Thanks to our EFF buddy Fred von Lohmann for a pointer to SonicLiving, a Web site that offers a service similar to the iConcertCal iTunes plug-in we covered recently (see “iConcertCal: Your Gig-Going Pal,” 2007-03-05).
Like iConcertCal, SonicLiving can generate a calendar of concerts based on artists in your iTunes library, though it does this via a Java applet that reads your artist list and then lets you select which artists to watch for. That’s actually a good thing, since options let you select all artists, artists with more than one song, and artists with five or more songs, easily letting you eliminate the one-hit wonders. SonicLiving can also pick up your favorite artists from music services such as Pandora (see “Pandora Beats iTunes for Holiday Music,” 2005-12-05) and the similar last.fm. Unlike iConcertCal, SonicLiving
shows concerts only in 11 metropolitan areas, so it’s most useful for those near certain major cities.
But what sets SonicLiving apart, and makes it worth a look for anyone interested in music, is the amount of information it integrates about any given artist. Once you’ve added all your favorites to your wishlist, clicking an artist’s name displays an overview page containing the next few upcoming events, an area where video clips from YouTube are listed and can be played, and a summary of other people who like the artist. You can expand any of these sections to list all events, to show all the people who have this artist on their wishlists, to see news items about the artist, or to see what albums the artist has on the iTunes Store.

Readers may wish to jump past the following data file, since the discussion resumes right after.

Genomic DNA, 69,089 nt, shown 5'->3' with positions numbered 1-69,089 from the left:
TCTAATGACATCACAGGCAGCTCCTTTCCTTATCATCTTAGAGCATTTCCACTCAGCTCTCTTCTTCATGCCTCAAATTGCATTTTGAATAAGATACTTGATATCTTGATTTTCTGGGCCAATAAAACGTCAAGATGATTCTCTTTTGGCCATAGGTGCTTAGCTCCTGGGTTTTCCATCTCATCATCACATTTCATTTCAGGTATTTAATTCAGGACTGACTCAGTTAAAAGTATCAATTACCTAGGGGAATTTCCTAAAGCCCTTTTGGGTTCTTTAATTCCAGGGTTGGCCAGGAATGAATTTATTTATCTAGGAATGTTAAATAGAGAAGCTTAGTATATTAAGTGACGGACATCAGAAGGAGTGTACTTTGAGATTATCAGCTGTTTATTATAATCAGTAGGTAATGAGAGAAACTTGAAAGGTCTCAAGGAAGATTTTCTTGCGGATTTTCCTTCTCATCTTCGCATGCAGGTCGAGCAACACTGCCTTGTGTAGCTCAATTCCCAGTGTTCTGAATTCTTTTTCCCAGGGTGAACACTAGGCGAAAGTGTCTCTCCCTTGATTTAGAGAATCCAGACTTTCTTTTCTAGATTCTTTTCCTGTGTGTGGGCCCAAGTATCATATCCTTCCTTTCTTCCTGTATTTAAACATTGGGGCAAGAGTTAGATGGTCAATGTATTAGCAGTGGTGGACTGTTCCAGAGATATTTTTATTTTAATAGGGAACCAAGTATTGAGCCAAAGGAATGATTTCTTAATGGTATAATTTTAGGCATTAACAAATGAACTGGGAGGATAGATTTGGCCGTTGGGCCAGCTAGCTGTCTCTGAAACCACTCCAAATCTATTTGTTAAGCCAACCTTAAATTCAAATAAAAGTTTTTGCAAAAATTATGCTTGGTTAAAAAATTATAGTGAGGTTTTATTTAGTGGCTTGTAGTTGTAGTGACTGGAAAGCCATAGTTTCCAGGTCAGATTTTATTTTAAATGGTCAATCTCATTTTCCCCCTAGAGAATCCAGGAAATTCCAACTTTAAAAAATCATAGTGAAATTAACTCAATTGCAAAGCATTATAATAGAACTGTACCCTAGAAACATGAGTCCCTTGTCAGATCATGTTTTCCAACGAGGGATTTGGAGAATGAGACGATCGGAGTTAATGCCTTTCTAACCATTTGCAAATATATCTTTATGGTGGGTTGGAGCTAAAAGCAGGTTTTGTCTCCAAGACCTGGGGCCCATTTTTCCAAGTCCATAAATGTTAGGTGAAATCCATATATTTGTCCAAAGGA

Although others may find the social networking aspects of SonicLiving compelling (you can easily see what shows others are interested in and set up friend connections), I was more struck by the way SonicLiving provides an easy interface for watching music videos on YouTube (many of which are undoubtedly copyright infringements, but which can provide low-quality, full-length song previews) and for playing all 30-second preview clips from the iTunes Store, one after another. I’ve always found the need to play each preview in iTunes separately annoying; I often want to hear all the clips on an album without fussing with something like the iTunes Music Store
Player script. It is of course easy to jump to the iTunes Store to purchase a song or album.
I was disappointed that SonicLiving lacked links to artist Web sites, and I was also surprised that it doesn’t do the “people who liked X also liked Y” kind of recommendations. You can see the wishlists of people whose lists overlap with yours, which is sort of the same thing, but that seems a bit roundabout. Nonetheless, SonicLiving is the kind of site you can easily lose yourself in, so be sure to dive in when you have some time to burn.